190425ind Coins

Joseph and Lisa Stanelun, owners of No Common Cents in Narragansett, are celebrating National Coin Week by participating the Great American Coin Hunt where they leave small treasure chests filled with collectable coins in random locations around the state and then post clues on social media to help people find them.

NARRAGANSETT, R.I. — Ask a youngster what a wheat penny or a buffalo nickel is, and you’re likely to get a blank stare.

But those old coins and hundreds of other rare specimens are sneaking into cash registers of local businesses and being dropped in special hiding places, waiting to be found, as part of a new program celebrating National Coin Week, April 21-27.

Credit local coin dealer Joseph Stanelun, owner of No Common Cents in Mariner Square, with bringing the new nationwide initiative known as the Great American Coin Hunt, to our area.

It’s an effort by coin dealers across the country, and the U.S. Mint, to put more than one million rare coins back into circulation. Doing so, they hope, not only generates conversation, but also sparks youngsters and others to start coin collecting.

Stanelun said he’s been stockpiling coins for weeks in anticipation of the big event.

“As soon as we heard about it, we knew we wanted to be a part of it,” he said. “As a collector, the feeling of finding something with numismatic or precious metal value in your change, or in a roll of coins from the bank, is thrilling.”

Stanelun has already started distributing coins in two main ways.

He’ll drop an old coin – say a nickel with the profile of a Native American on one side and a bison on the other side – into a paper roll of more modern nickels, and then distribute the roll to a local business, banks or at the library, he said.

Visitors to that business then have a chance of getting the old coin as regular change.

“Check your change carefully, you might have something unique,” Stanelun said.

He’s also creating a treasure hunt by putting old and sometimes rare coins in small wooden treasure chests, and leaving them in public places around the state to be found.

“I left one at the top of the tower in Narragansett,” he said. It was quickly found and the discovery was posted to the No Common Cents Facebook page.

More were left on a recent visit to the former Rocky Point park in Warwick, Stanelun said.

“We don’t want to make it too hard to find them,” he said. “This is supposed to be something fun and get people interested in coin collecting.”

Other old coins that are “retired” but fairly common (they were minted in the tens of millions, and for decades in some cases) include the wheat penny, Indian head penny, Mercury dime and the bicentennial quarter.

There’s also demand for quarters and dimes minted prior to 1965. Before that time, they were made of almost pure silver. After, it was mostly nickel-plated copper.

More rare is a penny made of steel and minted in 1943, when World War II forced copper shortages.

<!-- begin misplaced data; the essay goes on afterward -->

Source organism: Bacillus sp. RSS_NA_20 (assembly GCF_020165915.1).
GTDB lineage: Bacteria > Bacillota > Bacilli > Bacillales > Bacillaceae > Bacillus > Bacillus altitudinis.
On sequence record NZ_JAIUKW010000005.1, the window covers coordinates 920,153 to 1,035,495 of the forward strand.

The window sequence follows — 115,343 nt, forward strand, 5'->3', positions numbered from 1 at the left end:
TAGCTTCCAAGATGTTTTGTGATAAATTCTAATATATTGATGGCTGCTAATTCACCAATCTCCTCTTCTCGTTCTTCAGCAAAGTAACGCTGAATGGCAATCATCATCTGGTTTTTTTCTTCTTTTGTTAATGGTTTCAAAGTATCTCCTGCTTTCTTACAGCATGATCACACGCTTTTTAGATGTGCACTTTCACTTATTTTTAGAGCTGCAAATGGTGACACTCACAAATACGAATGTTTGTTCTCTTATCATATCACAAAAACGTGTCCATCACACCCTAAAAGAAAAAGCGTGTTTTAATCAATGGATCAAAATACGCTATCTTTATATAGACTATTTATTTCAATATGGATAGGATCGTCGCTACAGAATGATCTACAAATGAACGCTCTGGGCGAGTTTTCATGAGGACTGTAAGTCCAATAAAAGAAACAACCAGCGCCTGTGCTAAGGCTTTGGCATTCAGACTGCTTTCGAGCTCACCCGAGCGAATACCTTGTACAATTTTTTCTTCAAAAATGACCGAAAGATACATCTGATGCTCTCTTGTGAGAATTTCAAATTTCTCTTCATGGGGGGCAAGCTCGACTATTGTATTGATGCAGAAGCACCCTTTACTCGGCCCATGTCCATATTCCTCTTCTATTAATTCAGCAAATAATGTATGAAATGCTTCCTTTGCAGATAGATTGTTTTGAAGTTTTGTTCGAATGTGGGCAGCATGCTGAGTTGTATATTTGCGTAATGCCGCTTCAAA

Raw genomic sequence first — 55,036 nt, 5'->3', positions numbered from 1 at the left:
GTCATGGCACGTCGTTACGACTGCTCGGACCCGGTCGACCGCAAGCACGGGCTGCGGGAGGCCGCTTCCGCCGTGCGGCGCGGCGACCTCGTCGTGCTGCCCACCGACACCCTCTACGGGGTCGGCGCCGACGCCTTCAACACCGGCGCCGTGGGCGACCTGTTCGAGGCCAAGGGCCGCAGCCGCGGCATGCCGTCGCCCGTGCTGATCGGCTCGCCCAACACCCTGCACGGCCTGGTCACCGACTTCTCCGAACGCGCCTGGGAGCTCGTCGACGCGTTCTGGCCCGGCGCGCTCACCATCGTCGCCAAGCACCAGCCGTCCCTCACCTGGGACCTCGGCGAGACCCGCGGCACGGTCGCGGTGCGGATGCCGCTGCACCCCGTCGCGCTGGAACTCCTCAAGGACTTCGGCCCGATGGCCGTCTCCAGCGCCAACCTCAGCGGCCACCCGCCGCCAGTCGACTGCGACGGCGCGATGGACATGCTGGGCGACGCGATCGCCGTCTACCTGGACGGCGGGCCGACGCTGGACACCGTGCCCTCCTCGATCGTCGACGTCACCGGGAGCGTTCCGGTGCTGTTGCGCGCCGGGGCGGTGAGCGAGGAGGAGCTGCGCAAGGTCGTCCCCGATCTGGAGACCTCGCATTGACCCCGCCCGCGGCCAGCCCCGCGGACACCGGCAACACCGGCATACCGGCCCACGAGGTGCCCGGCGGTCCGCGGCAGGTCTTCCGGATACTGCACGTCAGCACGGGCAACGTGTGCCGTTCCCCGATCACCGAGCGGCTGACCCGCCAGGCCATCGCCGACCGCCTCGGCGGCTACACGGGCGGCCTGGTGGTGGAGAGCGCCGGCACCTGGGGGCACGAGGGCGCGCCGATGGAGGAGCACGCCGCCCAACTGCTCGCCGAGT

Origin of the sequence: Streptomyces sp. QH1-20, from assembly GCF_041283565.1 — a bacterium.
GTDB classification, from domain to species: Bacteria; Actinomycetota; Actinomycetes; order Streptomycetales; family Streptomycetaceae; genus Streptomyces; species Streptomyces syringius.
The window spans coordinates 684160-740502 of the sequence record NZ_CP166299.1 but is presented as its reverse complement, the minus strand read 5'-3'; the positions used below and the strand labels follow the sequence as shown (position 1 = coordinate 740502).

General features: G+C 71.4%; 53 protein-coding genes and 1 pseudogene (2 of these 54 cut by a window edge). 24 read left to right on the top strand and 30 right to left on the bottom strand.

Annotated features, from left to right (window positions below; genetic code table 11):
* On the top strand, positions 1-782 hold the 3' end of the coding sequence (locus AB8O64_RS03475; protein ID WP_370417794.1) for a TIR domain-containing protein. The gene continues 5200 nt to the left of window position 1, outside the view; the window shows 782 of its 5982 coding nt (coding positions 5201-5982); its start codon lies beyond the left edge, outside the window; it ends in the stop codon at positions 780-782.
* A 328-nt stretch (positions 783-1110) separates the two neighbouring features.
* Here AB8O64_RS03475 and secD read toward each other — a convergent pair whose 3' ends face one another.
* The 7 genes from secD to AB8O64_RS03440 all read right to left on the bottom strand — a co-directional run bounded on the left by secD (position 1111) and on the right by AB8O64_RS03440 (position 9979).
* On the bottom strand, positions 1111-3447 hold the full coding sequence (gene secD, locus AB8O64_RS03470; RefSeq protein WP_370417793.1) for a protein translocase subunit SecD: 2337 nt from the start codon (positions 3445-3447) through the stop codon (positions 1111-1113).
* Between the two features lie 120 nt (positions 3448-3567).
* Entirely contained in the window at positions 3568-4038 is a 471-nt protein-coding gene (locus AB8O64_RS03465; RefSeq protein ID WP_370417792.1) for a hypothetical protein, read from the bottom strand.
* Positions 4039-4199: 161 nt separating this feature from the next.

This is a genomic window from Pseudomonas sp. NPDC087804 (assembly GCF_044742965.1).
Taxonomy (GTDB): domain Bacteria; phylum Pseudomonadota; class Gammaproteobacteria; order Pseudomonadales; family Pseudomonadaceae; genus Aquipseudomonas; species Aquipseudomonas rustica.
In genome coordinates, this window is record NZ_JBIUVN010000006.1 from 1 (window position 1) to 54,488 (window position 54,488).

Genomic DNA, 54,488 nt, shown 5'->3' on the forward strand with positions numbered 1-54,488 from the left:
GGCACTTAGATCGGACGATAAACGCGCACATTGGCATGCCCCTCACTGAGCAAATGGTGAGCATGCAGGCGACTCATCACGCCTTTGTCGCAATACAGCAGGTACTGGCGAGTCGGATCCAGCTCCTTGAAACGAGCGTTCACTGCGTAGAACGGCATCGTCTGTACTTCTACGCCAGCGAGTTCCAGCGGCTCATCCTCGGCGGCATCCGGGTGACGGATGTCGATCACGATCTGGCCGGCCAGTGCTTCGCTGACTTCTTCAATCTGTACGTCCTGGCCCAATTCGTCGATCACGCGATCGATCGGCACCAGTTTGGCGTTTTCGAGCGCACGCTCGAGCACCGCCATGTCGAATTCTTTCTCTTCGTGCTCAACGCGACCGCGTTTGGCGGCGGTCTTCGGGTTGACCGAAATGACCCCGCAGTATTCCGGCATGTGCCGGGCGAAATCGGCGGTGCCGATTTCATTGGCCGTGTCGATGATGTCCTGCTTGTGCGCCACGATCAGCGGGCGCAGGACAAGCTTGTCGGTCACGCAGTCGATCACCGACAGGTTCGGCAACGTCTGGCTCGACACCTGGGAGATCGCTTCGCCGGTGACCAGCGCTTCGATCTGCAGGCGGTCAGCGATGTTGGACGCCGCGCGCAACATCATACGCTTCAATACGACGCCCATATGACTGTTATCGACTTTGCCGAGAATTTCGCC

Nationally, coin collecting has seen a resurgence over the past two decades. Initiatives such as the state quarters program starting in 1999 and the later America the Beautiful quarter releases drew more collectors, including younger ones, into the fold. Later, re-designs of the penny and nickel followed.

Dollar coins, such as the Susan B. Anthony and Sacagawea dollars, have never caught on as popular circulating currency, but they are plentiful in collectors markets and occasionally drop out from the odd vending machine.

“Coin collecting is such a great hobby, especially for kids,” Stanelun said. “It helps teach them about the history of our nation, helps them learn about our money, introduces them to other countries and cultures and offers them a challenge of hunting down rare coins to complete their sets.”

This is the first time that there has been a concerted effort on a national level to organize such an event.  “In many cases, this is going to be the first time in over 100 years that some of these coins will be brought back to their glory and used for their originally intended purpose,” said Rob Oberth, organizer of the Great American Coin Hunt. The organizers will also distribute 250 specially-marked holographic medallions nationally, five of which will be released in Rhode Island.  Once found, they can be redeemed in person at No Common Cents for a rare coin with a retail value of approximately $100. Additionally, five “Golden Tickets” will be distributed across the country. When these specially-marked tickets are found, the lucky treasure hunters can redeem them for rare coins valued up to $1,000 each by contacting www.GreatAmericanCoinHunt.com.

No Common Cents is located at 140 Point Judith Road, Suite A2 in Narragansett. Its Facebook page is www.facebook.com/NoCommonCentsRI/ and on Instagram at www.instagram.com/nocommoncentsri.

For more information on the coin hunt and National Coin Week, visit www.facebook.com/GreatAmericanCoinHunt and www.NationalCoinWeek.org as well as by searching hashtag #GreatAmericanCoinHunt on Facebook, Twitter or Instagram.

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